Ideas

Intangible. Can’t touch them, but you can try to wrap your head around them. For me, I need a reason to ponder an idea. It doesn’t have to be a practical reason, but it has to be a reason that gets my head in gear and focuses it on thinking.

At the recent CAIS and AIMS Tech Retreats, we did a lot of pondering of ideas, in particular, ideas about optimal conditions for getting adults to learn. The focus of my CAIS session was how adults learn, and at AIMS it was professional development and collaborating with colleagues, but the topics certainly overlap. In both instances, an overflow of ideas emerged from group brainstorms.

At CAIS we used index cards to collect ideas, one item per card. You can read more about this activity and see pictures here, or get a summary of the ideas and see the related wordle here

Anytime you ask teachers to generate ideas about how adults learn, you are bound to get a combination of thoughts based upon themselves as both learners and teachers. The result is a well-rounded list of suggestions, which I entered into a Google Doc. There are any number of ways that this list could have been organized, and if I have the opportunity to try this exercise again, sticky notes may be substituted for index cards so that people can play around in real-time with categorizing the feedback.

The almost thirty participants touched upon the major components necessary for adult learning:

• having a reason to learn
• feeling in control of the process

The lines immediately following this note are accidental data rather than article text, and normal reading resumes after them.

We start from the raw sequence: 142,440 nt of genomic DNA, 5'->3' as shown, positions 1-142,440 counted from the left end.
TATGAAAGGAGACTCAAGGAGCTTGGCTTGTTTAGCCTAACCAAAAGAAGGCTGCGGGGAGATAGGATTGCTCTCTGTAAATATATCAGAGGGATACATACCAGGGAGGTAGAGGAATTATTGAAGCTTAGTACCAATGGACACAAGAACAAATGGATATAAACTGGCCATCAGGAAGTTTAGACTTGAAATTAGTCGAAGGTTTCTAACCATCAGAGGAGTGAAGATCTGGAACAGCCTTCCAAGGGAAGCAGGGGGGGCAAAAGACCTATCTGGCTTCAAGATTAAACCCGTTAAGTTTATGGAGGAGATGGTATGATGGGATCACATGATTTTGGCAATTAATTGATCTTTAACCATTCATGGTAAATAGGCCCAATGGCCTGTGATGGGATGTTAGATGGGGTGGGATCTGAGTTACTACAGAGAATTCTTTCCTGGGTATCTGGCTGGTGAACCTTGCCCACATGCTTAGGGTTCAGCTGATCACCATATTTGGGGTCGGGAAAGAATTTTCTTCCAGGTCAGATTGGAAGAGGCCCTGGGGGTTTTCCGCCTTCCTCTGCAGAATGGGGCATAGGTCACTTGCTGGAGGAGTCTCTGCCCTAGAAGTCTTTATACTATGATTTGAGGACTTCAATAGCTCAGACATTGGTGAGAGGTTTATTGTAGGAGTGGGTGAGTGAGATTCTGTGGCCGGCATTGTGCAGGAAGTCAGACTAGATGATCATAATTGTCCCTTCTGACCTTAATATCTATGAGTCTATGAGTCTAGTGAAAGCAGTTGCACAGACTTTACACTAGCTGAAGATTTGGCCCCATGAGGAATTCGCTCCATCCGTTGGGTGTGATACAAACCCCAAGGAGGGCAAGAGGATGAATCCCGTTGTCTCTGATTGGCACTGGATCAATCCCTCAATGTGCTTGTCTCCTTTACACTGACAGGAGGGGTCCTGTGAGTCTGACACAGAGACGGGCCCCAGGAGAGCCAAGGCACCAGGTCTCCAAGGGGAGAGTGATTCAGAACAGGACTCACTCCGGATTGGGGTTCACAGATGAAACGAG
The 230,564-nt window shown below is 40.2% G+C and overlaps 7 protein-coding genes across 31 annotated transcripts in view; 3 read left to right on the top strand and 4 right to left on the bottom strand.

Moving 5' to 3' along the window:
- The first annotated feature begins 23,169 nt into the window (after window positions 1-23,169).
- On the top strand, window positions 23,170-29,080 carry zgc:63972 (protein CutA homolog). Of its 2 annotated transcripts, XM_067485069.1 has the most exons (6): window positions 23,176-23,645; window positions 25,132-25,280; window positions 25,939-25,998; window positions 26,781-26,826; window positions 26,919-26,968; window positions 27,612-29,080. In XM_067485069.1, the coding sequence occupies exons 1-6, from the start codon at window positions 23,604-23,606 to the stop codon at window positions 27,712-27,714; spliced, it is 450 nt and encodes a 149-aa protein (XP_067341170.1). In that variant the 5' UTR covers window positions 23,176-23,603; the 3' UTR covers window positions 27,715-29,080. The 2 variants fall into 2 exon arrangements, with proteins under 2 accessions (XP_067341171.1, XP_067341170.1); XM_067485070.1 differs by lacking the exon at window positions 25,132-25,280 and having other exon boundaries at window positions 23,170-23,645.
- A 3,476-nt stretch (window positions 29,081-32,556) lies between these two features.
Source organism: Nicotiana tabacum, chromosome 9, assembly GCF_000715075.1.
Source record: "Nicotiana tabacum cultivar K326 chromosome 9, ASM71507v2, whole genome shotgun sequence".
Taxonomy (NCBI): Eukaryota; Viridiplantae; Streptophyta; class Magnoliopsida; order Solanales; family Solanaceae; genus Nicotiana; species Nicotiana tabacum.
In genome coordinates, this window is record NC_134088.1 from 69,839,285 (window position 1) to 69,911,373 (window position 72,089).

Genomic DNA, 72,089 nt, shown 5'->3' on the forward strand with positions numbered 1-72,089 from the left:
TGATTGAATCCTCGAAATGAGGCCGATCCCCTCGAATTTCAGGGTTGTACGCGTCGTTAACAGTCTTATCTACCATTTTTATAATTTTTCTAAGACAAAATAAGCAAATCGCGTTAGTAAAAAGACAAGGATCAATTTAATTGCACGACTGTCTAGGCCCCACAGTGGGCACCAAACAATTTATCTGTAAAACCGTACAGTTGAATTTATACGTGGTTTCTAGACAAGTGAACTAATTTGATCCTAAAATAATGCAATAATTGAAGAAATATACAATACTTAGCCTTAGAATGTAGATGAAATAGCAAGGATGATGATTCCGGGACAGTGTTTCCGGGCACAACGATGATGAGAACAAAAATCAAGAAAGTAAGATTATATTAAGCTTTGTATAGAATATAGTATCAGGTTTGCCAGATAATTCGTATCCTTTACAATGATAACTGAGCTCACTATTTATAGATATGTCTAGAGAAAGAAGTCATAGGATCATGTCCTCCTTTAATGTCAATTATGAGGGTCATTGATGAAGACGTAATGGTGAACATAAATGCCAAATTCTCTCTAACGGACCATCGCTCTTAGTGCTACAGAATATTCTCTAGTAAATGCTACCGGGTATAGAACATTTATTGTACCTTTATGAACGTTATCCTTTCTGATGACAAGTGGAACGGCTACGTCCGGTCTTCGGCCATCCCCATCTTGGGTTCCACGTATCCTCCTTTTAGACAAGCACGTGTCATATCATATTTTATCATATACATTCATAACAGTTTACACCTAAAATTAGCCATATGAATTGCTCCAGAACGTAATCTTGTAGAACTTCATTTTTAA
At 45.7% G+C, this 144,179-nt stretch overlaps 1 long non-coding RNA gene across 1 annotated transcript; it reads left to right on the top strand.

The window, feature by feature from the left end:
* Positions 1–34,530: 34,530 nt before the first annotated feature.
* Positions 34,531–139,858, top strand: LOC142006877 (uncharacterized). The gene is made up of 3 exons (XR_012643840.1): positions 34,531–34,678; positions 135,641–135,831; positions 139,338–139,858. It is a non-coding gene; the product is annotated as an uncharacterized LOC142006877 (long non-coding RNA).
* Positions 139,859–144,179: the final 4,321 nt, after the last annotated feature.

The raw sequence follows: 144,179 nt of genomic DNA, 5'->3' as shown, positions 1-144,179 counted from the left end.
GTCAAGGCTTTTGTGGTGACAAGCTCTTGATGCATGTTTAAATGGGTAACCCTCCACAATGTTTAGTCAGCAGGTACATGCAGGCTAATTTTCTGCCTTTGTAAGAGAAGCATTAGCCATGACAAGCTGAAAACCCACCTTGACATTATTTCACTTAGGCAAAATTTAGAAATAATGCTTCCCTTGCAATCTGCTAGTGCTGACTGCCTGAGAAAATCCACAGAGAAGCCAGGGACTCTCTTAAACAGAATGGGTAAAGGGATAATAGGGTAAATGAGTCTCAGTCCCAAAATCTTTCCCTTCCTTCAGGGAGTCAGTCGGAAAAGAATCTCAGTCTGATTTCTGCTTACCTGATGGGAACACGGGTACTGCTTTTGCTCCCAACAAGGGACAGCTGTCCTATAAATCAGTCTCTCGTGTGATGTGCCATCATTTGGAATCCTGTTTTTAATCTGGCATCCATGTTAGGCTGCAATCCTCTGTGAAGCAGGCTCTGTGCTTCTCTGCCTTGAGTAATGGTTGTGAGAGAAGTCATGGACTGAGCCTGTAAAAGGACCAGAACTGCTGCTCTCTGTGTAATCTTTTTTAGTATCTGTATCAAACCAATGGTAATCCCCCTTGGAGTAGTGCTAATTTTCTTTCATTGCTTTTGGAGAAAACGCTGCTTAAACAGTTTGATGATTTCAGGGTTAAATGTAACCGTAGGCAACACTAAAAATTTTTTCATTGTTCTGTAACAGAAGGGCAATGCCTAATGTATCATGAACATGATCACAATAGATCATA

• being in a safe environment
• tapping prior knowledge 
• appealing to emotions
• providing an experiential component
• setting aside time for reflection

as well as accommodating varied learning styles.

After looking over their ideas, what, if anything, would you add to their brainstorm list? 

 

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3 thoughts on “Ideas

  1. Pingback: Wednesday Round Up #63 « Neuroanthropology

  2. synapsesensations Post author

    Hi Alan,
    Thanks for your comment. Your point is well taken. I think, if time permitted, that ice breakers would somewhat alleviate issues resulting from random groups. And as you noted, changing the grouping can also have a positive effect.

    Hope all is going well with you!
    Cheers,
    Laurie

  3. Alan Coady

    What occurred to me about group work may have already been expressed in the phrase, “working in new pairs” although I’m not sure what the implied benefit is in the existing case.

    My point is that adults, when brought randomly together, often rub along less naturally than children as they have more baggage. Perceived difference of outlook, politics, class, moral code etc. make tensions a constant possibility. Frequent changes of grouping can alleviate any such tensions.

    On a more positive note, kindred spirits can spot one another a mile off and form instant, creative bonds.

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